GoDaddy announced it is acquiring Neustar’s registry business, which oversees top level domains such as .biz, .co, .in, .nyc and .us. This puts GoDaddy in charge of those domains.
Moving forward, all domain name registrars will pay GoDaddy the wholesale price for registering those domains for their customers.
The new business will be called GoDaddy Registry. GoDaddy Registry pledged to keep their domain name registration business separate from the new GoDaddy Registry, presumably to prevent any unfair advantages.
According to GoDaddy’s announcement:
“As part of the transaction, GoDaddy will strictly adhere to a governance model that maintains independence between the GoDaddy registry and registrar businesses.”
The intention is for the Registry side to operate as a relatively autonomous independent business.
Managed Registry Services
The acquisition includes Neustar’s Managed Registry Services business that manages the over two hundred additional top level domains such as brand TLDs and generic TLDs.
A managed registry service can help a brand navigate the creation of a brand top level domain name and to manage it, including legal and regulatory obligations to the organization that administers domain names and IP addresses, The Internet Corporation for Assigned Names and Numbers (ICANN).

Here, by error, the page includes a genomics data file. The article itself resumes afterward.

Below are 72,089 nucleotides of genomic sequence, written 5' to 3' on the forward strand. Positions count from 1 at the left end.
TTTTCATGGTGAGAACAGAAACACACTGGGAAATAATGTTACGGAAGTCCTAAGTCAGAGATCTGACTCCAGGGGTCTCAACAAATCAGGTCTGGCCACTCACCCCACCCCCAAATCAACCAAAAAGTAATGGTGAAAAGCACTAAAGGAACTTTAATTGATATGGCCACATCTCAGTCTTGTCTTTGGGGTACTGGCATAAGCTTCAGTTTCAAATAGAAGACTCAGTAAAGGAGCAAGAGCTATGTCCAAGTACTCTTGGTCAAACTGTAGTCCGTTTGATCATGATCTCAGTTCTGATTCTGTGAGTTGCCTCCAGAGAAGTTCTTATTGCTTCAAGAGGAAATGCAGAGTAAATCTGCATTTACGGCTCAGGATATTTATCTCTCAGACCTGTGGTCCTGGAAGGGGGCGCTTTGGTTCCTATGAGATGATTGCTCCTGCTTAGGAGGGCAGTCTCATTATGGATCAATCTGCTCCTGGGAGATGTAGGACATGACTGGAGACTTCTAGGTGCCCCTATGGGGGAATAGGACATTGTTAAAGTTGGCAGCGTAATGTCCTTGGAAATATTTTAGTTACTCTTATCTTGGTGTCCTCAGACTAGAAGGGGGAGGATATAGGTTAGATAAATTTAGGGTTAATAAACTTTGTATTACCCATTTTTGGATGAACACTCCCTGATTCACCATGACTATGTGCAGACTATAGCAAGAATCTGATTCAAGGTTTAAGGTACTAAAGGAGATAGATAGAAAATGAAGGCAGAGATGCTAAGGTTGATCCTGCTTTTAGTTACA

Thus a part of this Managed Registry Services business is Malicious Activity Management in order to satisfy ICANN requirements to not host malicious activities such a malware and botnets.
Some Publishers are Wary of GoDaddy
GoDaddy positions itself as helping small businesses innovate. Over the years GoDaddy has acquired detractors for a variety of reasons. One example that I recall is a publisher complaining that GoDaddy put their entire account on hold because GoDaddy received complaints about link building emails. In order to regain access to the domains the publisher had to pay a deposit.
Over on WebmasterWorld this was a typical comment:
“If GoDaddy were to go anywhere near my main registrar I’d moved everything immediately, period!”
Another forum member criticized GoDaddy’s customer help:
“Only thing I’d say about GoDaddy is their support is geared for the masses, 48-hour turnaround style and low-level tech support which involves perseverance if not a simple problem. ”
GoDaddy is a big company that is able to accomplish things at scale. This acquisition makes sense because it perfectly aligns with GoDaddy’s existing business model.
Read GoDaddy’s announcement: